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S. Chandrasekhar

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S. Chandrasekhar

Nobel laureate and astrophysicist

S. Chandrasekhar, or ‘Chandra’ as he was known to his colleagues, was an Indian American astrophysicist famous for his work on the structure and evolution of stars. He received the Nobel Prize for Physics in 1983, jointly with William A. Fowler. He was also the nephew of Prof. C. V. Raman who also won the Nobel Prize in 1930. 

Chandra is well-known for his calculation of ‘Chandrasekhar limit’, a theoretical limit on the mass of the white dwarf stars, which is ~ 1.44 solar masses. In other words, it is the minimum mass that must be exceeded for a star to ultimately collapse into a neutron star or a black hole, following a supernova. This number was calculated by Chandrasekhar in 1930 on his maiden journey from India to England for his studies, based on the education he had received in India.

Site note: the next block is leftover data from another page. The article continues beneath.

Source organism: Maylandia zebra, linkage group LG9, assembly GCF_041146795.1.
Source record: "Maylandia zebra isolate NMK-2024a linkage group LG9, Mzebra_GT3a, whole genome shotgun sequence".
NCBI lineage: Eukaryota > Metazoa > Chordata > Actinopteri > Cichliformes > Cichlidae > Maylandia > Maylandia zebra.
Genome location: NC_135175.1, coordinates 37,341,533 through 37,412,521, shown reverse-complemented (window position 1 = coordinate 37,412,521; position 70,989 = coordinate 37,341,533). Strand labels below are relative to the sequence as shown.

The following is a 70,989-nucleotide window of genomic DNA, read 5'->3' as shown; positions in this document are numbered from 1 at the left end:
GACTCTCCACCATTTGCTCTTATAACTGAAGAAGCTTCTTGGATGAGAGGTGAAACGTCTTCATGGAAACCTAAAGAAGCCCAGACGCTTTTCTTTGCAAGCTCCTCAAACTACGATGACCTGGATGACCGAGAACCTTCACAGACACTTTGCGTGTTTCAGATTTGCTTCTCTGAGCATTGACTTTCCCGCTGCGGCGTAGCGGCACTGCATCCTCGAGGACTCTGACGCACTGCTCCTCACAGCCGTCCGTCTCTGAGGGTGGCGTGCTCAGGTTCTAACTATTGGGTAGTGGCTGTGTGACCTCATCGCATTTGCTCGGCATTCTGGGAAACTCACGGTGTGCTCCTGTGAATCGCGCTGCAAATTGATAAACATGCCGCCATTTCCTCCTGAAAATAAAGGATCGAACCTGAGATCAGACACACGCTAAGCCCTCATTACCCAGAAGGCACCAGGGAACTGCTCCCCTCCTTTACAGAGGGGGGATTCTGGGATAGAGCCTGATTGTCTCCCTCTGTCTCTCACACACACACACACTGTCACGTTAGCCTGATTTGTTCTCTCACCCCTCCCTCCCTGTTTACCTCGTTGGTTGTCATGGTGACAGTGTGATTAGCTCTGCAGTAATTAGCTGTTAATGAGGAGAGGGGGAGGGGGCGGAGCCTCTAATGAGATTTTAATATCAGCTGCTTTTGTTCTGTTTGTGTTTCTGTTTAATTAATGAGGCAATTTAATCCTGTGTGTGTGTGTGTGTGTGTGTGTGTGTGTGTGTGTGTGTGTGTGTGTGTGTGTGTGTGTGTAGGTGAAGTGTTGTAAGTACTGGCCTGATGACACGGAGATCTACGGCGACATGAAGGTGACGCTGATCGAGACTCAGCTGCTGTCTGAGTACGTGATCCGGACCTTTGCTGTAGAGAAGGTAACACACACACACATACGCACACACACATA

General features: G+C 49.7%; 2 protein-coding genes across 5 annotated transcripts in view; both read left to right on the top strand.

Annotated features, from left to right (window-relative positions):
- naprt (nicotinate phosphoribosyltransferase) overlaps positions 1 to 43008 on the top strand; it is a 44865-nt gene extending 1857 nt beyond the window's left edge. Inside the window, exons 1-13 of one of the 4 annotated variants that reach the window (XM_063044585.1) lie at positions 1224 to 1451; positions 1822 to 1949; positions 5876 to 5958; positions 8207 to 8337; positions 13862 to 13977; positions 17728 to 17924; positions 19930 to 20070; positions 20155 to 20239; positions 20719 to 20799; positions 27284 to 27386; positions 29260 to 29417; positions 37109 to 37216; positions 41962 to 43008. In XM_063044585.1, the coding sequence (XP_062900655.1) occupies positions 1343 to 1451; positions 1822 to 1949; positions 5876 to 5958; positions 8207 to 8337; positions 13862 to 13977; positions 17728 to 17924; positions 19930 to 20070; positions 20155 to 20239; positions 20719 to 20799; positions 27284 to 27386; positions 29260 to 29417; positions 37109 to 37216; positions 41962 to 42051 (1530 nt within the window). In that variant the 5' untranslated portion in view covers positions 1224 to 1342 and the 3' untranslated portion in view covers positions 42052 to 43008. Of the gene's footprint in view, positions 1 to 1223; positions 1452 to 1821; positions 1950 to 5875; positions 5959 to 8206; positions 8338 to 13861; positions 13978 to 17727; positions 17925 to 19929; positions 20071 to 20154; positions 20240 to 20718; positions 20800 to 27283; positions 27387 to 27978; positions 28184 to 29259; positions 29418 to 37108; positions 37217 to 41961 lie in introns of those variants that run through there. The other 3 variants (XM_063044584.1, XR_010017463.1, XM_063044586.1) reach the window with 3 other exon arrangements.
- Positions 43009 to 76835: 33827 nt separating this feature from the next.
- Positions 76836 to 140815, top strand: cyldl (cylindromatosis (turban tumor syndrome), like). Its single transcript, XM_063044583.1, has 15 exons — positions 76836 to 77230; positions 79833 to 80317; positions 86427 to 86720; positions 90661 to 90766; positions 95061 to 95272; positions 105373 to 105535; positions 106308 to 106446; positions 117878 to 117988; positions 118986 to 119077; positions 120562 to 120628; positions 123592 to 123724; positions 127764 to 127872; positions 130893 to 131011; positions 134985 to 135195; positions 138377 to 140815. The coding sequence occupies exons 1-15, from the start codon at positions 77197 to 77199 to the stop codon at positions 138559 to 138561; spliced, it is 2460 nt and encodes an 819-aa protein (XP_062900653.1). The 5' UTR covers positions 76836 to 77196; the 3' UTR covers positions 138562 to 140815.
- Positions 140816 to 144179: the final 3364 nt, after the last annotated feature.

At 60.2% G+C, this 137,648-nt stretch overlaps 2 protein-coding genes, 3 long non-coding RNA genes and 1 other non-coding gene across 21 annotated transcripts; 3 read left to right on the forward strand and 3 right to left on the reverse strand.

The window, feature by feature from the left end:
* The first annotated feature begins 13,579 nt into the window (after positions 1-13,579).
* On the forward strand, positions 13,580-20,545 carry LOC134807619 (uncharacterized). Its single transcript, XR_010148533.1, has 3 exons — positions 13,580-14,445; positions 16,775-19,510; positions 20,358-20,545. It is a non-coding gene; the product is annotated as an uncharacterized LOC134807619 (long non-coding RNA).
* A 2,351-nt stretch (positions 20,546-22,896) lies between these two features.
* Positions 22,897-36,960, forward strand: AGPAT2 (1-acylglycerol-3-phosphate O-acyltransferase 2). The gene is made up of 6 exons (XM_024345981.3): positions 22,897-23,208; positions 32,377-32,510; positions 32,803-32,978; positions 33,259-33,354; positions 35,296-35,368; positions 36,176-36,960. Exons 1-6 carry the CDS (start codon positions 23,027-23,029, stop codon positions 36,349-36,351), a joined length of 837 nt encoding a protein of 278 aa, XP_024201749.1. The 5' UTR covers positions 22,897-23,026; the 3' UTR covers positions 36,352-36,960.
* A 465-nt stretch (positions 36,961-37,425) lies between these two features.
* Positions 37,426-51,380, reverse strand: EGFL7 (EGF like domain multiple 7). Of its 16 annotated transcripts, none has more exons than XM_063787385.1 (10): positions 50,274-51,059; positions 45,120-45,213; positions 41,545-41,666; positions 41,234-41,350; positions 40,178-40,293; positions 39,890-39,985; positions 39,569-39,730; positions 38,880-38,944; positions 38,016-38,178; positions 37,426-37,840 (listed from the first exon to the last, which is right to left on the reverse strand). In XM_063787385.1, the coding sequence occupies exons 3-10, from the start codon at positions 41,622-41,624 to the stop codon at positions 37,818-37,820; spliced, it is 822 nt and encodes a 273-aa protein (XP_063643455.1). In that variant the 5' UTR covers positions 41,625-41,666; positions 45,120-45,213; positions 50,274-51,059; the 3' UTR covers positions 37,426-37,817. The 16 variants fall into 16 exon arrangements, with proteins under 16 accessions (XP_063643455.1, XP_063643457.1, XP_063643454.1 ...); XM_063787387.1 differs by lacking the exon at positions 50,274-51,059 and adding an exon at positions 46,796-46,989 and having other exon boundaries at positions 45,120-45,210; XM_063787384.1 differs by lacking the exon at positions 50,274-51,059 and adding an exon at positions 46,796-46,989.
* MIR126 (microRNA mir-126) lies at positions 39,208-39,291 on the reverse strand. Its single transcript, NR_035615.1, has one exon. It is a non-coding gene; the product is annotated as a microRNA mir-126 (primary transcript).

In 1979, NASA named the third of its four “Great Observatories” after Chandrasekhar. The Chandra X-ray Observatory was launched and deployed by Space Shuttle Columbia on 23 July 1999. The asteroid 1958 Chandra is also named after Chandrasekhar. 

Science is a perception of the world around us. Science is a place where what you find in nature pleases you.

Popularly known for ‘Chandrasekhar limit’ & The asteroid 1958 Chandra is named after Chandrasekhar